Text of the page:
Just this morning I was swimming in the community pool where I live and I started thinking about all of my patients who could really benefit from this type of workout. So, my intention here is to motivate you to try it for yourself. It is fantastic exercise! If you don’t know how to swim, here’s more good news. You don’t need to! You don’t even have to get your hair wet for that matter. You can swim if you like, but vertical workouts in the water seem to be even more effective.
The advantages of water exercise are:
Water is denser than air, which means it provides a greater resistance to your movements. Resistance in water is proportional to the effort exerted against it; it totally depends on your need and ranges between 5 and 40 times greater than in air, depending on the speed of movement. This makes water a natural and instantly-adjustable weight-training machine. Unlike most land-based exercise, water provides resistance to movement in all directions, which allows many muscles to be used in the strengthening process. The harder you push, the more intense your workout. When you add water fitness equipment, such as buoyancy belts, webbed gloves, floats and foot-ware, resistance is increased to strengthen and tone muscles.
Less pain and fatigue: Water offers a buoyancy and support that reduces the impact of exercises on your body. When you are in shoulder deep water, you only have to support about 10% of your actual body weight. Moving muscles and joints in all directions lessens the post-workout soreness.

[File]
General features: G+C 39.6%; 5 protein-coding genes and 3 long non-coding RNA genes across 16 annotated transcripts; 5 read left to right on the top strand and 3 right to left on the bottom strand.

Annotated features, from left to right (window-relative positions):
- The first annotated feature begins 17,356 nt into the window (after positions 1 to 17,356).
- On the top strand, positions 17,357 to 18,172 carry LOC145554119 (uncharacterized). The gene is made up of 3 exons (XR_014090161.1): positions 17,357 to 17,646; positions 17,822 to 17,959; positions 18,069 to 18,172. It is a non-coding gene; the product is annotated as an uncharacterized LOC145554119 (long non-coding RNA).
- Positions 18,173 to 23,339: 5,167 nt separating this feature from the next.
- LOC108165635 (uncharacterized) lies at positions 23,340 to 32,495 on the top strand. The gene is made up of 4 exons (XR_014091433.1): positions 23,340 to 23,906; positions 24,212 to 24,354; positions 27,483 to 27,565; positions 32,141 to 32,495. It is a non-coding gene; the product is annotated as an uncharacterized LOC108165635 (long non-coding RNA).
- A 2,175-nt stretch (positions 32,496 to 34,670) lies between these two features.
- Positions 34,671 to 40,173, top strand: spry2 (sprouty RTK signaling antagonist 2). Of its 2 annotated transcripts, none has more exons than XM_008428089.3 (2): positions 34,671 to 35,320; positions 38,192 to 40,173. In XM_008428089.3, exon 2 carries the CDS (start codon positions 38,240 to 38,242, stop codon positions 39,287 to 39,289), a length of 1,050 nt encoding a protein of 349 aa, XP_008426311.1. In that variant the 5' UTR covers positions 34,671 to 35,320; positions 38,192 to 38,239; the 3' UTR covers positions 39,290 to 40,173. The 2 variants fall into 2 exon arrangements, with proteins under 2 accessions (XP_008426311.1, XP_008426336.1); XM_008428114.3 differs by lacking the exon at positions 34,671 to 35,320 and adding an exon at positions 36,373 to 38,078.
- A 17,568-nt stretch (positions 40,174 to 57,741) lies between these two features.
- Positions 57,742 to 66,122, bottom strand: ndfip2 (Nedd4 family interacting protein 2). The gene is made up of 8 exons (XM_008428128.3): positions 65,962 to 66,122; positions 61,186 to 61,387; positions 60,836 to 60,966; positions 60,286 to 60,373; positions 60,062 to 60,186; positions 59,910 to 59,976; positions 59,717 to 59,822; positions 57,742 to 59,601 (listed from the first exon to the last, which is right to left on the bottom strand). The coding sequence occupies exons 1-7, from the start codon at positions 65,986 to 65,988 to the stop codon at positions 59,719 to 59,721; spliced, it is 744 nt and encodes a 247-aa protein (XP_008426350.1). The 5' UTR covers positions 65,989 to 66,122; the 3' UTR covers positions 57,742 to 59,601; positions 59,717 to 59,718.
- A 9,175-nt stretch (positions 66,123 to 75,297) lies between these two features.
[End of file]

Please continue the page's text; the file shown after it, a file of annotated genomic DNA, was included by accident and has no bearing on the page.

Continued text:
Studies show that water exercise had significant benefits for adults who were obese or overweight.
• Walking in water requires more effort and ultimately burns more calories than walking on land.
• Participants lost a higher body fat percentage walking in water compared to a land-based treadmill
• Privacy of the water: if you hate the idea of jumping around a room full of people in tight gym clothes, exercising under water is a great alternative. 90% of participants preferred aquatic exercise compared to traditional land-based exercise.
Water exercise is great for people who have problems with their spine, hips, knees, ankles, feet or shoulders. It provides an anti-stress, zero gravity environment for gentle movement, without compressing the spine.
Water exercise can be performed more easily by people who find lifting weights, or even weight bearing exercise, difficult or painful on dry land. Blood pressure is usually 15-20 points lower with water exercise compared to the land because the heart doesn’t have to work as hard to move blood through the blood vessels.
Start slowly and listen to your body. First, walk in chest deep water, moving faster as you warm up. Add your arms in a swimming or sculling motion to strengthen shoulders and back muscles. You can also “cycle” in the deep water for no weight bearing at all. You can do any movement in the water that you can do on land. Try push-ups on the second step of the pool. Kick your legs as you do the push-up to engage your entire body. You can run in the pool, jump up in the air, and then pull your knees up to your chest. No matter what your level of fitness, water exercise and swimming are great ways to increase your fitness, tone and strength, while having fun and cooling off. Give it a try and see how you like it!
Want more tips? Check out my video below!